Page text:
Coney Island may have been battered by Superstorm Sandy last October, but local business operators are still hoping for a record summer, according to a report by Crain’s.
Optimism for a full rebound of America’s Playground comes in the form of all the money and hard work poured into Coney’s rebuilding following the superstorm’s impact. According to Wonder Wheel owner Dennis Vourderis, the dozens of attractions have been repainted and refurbished, giving the area a fresh new look.
“We’re gonna look as good as the first day we opened,” Vourderis told Crain’s. “Probably better.”
Other signs of encouragement stem from the record number of visitors Coney has drawn in recent years, as well as a desire by New Yorkers to make sure the local landmark remains bright and strong.
Since a contentious redevelopment in 2009, attendance at the amusement park has set new records each summer, peaking at more than 1 million visitors last year, a 50% increase over the 2011 season.
What’s more, this summer Coney Island will have something else going for it, a wave of public support.
“We’ve gotten so much support in the recovery, online, on the streets, in donations, and I just know that support is going to be down here when we’re open, to celebrate,” said Johanna Zaki, director of operations at the Alliance for Coney Island, a newly formed business group.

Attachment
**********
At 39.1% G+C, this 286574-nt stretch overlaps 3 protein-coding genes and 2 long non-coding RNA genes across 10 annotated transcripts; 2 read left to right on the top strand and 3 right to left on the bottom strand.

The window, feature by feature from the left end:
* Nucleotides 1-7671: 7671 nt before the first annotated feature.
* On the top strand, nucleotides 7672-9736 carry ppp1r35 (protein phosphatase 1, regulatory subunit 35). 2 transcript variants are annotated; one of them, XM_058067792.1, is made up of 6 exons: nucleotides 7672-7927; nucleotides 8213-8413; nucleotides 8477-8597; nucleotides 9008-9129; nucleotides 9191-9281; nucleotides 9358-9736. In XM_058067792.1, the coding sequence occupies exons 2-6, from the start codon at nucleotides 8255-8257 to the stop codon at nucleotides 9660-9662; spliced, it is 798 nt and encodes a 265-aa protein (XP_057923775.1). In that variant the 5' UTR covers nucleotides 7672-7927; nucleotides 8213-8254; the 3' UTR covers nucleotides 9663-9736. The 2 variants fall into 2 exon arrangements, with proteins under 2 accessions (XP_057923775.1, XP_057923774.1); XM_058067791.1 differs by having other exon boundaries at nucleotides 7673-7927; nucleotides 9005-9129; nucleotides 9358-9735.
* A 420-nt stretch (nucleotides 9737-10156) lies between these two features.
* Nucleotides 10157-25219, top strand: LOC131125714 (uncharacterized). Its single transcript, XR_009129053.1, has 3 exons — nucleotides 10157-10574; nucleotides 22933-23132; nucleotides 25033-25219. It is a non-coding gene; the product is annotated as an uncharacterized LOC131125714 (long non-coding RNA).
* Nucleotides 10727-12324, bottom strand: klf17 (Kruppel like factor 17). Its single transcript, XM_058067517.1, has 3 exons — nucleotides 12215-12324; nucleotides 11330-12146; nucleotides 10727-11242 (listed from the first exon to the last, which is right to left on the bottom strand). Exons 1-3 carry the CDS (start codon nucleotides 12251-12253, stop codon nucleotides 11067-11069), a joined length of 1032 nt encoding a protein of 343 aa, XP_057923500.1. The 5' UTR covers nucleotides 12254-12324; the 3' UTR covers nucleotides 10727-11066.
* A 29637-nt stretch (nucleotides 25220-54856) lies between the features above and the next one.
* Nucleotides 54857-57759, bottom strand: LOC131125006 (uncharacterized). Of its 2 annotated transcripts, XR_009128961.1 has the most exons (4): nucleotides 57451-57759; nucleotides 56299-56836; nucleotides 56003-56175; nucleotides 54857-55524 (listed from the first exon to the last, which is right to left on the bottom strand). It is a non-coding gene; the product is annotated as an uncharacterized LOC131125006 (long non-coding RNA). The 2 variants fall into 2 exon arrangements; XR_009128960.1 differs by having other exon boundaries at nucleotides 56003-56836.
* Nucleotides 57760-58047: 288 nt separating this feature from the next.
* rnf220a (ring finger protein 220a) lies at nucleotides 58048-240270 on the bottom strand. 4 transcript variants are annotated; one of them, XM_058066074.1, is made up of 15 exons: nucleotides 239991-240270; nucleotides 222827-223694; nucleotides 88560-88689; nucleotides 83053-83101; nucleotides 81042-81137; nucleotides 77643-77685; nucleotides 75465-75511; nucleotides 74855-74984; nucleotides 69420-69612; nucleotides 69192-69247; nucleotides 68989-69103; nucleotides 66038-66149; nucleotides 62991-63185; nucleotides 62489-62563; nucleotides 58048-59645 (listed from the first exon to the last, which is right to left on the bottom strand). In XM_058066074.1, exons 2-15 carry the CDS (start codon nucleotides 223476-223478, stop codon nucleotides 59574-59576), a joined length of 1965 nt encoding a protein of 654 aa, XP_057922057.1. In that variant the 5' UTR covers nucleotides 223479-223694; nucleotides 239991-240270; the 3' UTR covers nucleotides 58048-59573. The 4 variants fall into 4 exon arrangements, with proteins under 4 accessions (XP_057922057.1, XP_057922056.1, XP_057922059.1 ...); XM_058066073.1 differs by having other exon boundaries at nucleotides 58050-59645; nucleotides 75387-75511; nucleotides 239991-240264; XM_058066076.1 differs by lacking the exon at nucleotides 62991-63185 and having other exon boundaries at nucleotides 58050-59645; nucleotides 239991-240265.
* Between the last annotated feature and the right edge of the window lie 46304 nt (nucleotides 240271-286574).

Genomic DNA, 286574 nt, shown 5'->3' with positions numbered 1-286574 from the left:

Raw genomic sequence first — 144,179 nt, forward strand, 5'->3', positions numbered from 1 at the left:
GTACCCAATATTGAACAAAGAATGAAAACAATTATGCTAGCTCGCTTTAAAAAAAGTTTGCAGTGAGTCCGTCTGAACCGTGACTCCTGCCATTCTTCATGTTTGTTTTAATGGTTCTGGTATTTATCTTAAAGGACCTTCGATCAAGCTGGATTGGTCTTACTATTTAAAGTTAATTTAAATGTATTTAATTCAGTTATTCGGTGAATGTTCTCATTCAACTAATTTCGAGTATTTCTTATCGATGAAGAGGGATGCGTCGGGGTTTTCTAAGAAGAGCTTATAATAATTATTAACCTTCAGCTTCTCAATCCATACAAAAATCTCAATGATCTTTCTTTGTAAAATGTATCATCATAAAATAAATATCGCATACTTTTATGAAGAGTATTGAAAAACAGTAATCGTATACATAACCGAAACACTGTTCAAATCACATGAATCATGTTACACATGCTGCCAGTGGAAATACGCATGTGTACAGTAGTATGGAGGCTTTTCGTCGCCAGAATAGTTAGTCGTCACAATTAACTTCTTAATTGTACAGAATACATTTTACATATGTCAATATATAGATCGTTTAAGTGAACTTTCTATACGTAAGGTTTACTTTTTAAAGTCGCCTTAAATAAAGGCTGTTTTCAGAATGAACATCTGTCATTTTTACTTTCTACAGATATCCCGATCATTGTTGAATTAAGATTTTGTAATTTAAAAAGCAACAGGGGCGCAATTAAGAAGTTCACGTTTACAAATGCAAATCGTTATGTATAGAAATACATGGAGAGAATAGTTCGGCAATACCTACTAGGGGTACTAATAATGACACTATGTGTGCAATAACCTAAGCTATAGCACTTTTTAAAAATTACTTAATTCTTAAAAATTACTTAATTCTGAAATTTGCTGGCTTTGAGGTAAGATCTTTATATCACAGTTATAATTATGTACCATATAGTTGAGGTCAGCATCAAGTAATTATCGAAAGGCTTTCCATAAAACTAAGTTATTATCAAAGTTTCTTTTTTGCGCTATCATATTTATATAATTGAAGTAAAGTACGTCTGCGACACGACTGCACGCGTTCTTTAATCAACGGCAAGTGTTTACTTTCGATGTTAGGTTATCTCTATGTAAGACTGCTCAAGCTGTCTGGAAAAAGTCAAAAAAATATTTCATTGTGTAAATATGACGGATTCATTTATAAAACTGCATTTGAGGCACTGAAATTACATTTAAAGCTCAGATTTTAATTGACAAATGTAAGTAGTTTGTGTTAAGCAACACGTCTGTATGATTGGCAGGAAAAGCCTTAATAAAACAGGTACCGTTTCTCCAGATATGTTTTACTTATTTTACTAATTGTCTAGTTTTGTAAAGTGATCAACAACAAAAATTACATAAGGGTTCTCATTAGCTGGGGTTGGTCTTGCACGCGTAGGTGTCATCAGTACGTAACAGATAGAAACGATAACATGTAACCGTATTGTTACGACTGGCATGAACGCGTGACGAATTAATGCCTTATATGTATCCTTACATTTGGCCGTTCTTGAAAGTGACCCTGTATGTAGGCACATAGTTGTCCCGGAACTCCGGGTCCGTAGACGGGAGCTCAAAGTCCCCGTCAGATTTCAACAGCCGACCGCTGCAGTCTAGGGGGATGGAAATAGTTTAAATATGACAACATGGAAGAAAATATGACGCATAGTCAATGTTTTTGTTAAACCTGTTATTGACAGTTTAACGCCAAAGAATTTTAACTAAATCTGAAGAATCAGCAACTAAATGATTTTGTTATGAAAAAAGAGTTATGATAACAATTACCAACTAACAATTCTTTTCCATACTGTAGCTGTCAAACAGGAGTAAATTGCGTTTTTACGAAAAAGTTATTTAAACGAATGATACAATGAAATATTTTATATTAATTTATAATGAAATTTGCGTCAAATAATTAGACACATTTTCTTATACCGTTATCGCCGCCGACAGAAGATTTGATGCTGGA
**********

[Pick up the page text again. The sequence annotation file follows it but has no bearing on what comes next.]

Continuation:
Despite the enthusiasm for a full Coney comeback, one famed event – the annual Mermaid Parade – might not make it this year:
The future of the famed Mermaid Parade is also in doubt, because its operator may not be able to afford the event. The parade has grown more popular in recent years, reaching more than half-a-million spectators last year, but so has the cost of hosting it.
Coney Island USA, which has a museum and performance space on Surf Avenue, sustained more than $400,000 in damage, said Dick Zigun, who runs the organization and parade and is often considered the “mayor” of Coney. Mr. Zigun is banking on a fundraiser at Webster Hall Sat., March 9, to see him through. “Without that money, we’re going to have to cut back somewhere,” he said. “As it is, unless we get a lot of walk-ups to the party, I’m not sure we’re gonna make it.”